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What is the Flange Production Process?

Flange Production Process

A flange is a small yet critical tool in the synchronous pulley system. For applications in which consistency is absolutely critical, flanges play an invaluable role in operational stability and misalignment prevention. Below, we discuss what a pulley flange does in a synchronous belt drive, how flanges are produced, and the various methods utilized by manufacturers to attach flanges to pulley systems.

What Does a Pulley Flange Do?

A flange is a critical tool in many pulley systems. Pulley flanges are the small rings attached to the pulley, sitting on either side of the teeth. The pulley belt rides between each flange, keeping the belt securely in place. The flange is important because of the tendency of belts to track to one side or another – known as angular misalignment. Misalignment can occur from a variety of reasons, including varying loads or tensile cord patterns.

Regardless of the precise reason, belt misalignment can result in belt edge wear or system failure. Thus, utilizing flanges in the proper way, on the proper belt drive structures, is critical to a smoothly running pulley system.

Which Pulleys Need Flanges?

In general, all synchronous belt drive systems should utilize at least one flange. For belt drive configurations with multiple pulleys, proper tracking is especially critical, and multiple flanges may be required. Guidelines for specific pulley systems are listed below.

Flanging Guidelines:

  1. Two Timing Belt Pulley Drives: these simple pulley systems require at least one pulley flanged on both sides. Alternatively, each pulley should be flanged on opposite sides to ensure secure operation.
  2. Multi Timing Belt Pulley Drives: for belt pulley drives with multiple synchronous pulleys, every pulley should have a pulley on alternative sides. Or, at least every other pulley should be flanged on both sides.
  3. Vertical Shaft Drives: these drives require that one cog pulley should be flanged on both sides, and any remaining pulleys should have at least one flange on the bottom side.
  4. Long Span Drives: long span drives often demand the most security pulley systems – both timing belt pulleys should be flanged.

The Flange Production Process

Timing pulley flanges are most commonly made from metals or plastics. Ordinary flange metals include aluminum, carbon steel, stainless steel. Nylon, and polycarbonate are the most popular flange plastics.

In most instances, pulleys can be purchased with flanges. If a pulley system does not yet have a flange, the piece is produced specifically to fit timing pulleys, down to pitch and size. Additionally, most pulley flanges can be ordered in English and metric units.

Once the precise size and configuration of the timing pulley system is determined, the flange can be made accordingly. A produced flange must then be connected to the pulley system before use.

How Are Flanges Attached to the Pulley System?

Attachment methods vary between manufacturers, and certain flanging processes are better than others. Thus, it is critical to learn about a manufacturer’s specific flanging process before purchasing product.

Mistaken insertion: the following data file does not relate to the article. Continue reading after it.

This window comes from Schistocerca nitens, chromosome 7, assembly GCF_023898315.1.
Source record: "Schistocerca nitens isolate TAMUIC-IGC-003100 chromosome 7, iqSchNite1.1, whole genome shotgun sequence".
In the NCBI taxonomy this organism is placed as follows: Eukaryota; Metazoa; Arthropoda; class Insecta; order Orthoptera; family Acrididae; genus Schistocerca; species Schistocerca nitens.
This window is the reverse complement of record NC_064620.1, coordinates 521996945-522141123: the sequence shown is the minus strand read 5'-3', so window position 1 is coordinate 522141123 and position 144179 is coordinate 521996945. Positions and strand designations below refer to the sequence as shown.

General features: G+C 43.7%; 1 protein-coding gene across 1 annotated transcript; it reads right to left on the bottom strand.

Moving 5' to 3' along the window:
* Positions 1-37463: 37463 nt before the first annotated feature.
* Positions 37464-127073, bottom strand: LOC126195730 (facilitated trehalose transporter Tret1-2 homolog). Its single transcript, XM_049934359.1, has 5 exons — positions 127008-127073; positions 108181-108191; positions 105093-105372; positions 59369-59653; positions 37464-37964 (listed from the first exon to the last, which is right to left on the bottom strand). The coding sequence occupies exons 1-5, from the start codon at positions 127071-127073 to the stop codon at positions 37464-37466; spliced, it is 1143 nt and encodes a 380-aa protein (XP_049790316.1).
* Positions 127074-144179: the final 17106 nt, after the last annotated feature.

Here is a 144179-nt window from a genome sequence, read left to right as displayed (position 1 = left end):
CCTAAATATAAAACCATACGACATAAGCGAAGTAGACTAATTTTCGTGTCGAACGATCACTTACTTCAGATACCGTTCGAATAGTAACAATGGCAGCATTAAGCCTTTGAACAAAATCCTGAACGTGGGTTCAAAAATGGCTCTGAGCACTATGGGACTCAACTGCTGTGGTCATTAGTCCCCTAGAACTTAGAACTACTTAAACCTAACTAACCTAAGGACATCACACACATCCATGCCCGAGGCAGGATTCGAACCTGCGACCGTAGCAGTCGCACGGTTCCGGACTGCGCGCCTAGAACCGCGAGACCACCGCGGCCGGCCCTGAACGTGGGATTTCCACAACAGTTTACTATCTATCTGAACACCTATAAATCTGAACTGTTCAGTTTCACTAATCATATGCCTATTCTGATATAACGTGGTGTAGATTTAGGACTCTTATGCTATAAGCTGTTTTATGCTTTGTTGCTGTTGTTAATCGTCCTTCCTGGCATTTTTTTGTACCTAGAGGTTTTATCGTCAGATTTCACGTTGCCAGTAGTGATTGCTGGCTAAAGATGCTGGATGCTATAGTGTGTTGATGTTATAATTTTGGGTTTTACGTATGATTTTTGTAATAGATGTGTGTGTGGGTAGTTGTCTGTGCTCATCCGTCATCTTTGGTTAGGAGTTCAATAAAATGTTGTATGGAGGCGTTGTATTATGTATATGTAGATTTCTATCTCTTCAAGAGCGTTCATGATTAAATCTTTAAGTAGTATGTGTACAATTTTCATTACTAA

Three flanging process methods are most common:

1. Staking vs. Roll Staking

Staking is one of the most common flange attachment processes. Within this method, 8 to 10 points are deformed around the edge of the pulley. The deformed material is used to retain the flange in place. The downside of the typical staking process is instability. As only the 8 to 10 deformed spots hold the flange in place, thrusting or wear can pop it loose over time.

Roll staking is commonly used to attach flanges to small timing pulleys. As mentioned, many conventional staking methods crimp 8 to 10 points around the edge of the flange – roll staking crimps around the entire flange. Because roll staking holds the flange to the pulley around the entirety of the flange edge, roll staking is a safe, secure flanging process, especially for small timing pulleys.

2. Heat Shrinking

When a heavy, large flange is being attached to a timing pulley, heat shrinking is often the preferred method. In the heat shrinking process, flanges are heated to at least 450 degrees Fahrenheit and placed on the pulley. The pulley’s flange step – where the flange is attached – will be slightly larger than the diameter of the flange in its cold state. When the flange cools, it shrinks onto the pulley flange step, permanently affixed.

Heat shrinking is highly effective and completely reliable.

3. Bolt-On Flanges

Bolt-on flanges are unique for two primary reasons: they are the heaviest and most durable flanges available, and they can be removed for timing belt maintenance. In the bolt-on process, the flange is bolted to the side of the pulley by durable flat head screws. These screws can be removed for maintenance as needed, unlike most other flanging methods.

Illinois Pulley & Gear

At Illinois Pulley & Gear, we specialize in high-precision timing belt pulleys and pulley stock. We also guarantee a durable, trustworthy flanging process. While in use, pulley motion cannot stop – thus, properly secured flanges are necessary to consistent synchronous pulley operation.

To learn more about our components or flanging process, please reach out at 847.407.9595 or via our online contact form! We look forward to speaking with you, listening to your needs, and solving issues with friendly customer service and quick turnaround time.

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